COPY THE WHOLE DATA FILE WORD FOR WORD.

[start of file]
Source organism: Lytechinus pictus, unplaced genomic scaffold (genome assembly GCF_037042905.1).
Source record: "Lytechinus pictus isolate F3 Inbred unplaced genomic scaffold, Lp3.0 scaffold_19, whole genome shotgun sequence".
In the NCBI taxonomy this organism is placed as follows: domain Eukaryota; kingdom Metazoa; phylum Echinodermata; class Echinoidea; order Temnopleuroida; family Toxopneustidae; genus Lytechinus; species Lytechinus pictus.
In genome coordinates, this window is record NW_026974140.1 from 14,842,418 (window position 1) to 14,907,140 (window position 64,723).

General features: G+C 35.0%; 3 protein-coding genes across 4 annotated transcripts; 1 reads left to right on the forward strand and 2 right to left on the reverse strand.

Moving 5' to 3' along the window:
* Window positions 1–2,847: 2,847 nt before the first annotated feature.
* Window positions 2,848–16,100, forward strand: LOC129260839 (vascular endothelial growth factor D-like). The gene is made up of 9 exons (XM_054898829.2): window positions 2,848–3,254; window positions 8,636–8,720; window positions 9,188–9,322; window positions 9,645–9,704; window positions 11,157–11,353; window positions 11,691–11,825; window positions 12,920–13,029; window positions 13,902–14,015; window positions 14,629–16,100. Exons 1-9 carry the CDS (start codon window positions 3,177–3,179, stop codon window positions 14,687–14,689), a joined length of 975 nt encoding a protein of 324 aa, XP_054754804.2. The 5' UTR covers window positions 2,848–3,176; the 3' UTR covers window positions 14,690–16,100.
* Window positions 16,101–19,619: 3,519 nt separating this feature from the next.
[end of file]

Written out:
Source organism: Lytechinus pictus, unplaced genomic scaffold (genome assembly GCF_037042905.1).
Source record: "Lytechinus pictus isolate F3 Inbred unplaced genomic scaffold, Lp3.0 scaffold_19, whole genome shotgun sequence".
In the NCBI taxonomy this organism is placed as follows: domain Eukaryota; kingdom Metazoa; phylum Echinodermata; class Echinoidea; order Temnopleuroida; family Toxopneustidae; genus Lytechinus; species Lytechinus pictus.
In genome coordinates, this window is record NW_026974140.1 from 14,842,418 (window position 1) to 14,907,140 (window position 64,723).

General features: G+C 35.0%; 3 protein-coding genes across 4 annotated transcripts; 1 reads left to right on the forward strand and 2 right to left on the reverse strand.

Moving 5' to 3' along the window:
* Window positions 1–2,847: 2,847 nt before the first annotated feature.
* Window positions 2,848–16,100, forward strand: LOC129260839 (vascular endothelial growth factor D-like). The gene is made up of 9 exons (XM_054898829.2): window positions 2,848–3,254; window positions 8,636–8,720; window positions 9,188–9,322; window positions 9,645–9,704; window positions 11,157–11,353; window positions 11,691–11,825; window positions 12,920–13,029; window positions 13,902–14,015; window positions 14,629–16,100. Exons 1-9 carry the CDS (start codon window positions 3,177–3,179, stop codon window positions 14,687–14,689), a joined length of 975 nt encoding a protein of 324 aa, XP_054754804.2. The 5' UTR covers window positions 2,848–3,176; the 3' UTR covers window positions 14,690–16,100.
* Window positions 16,101–19,619: 3,519 nt separating this feature from the next.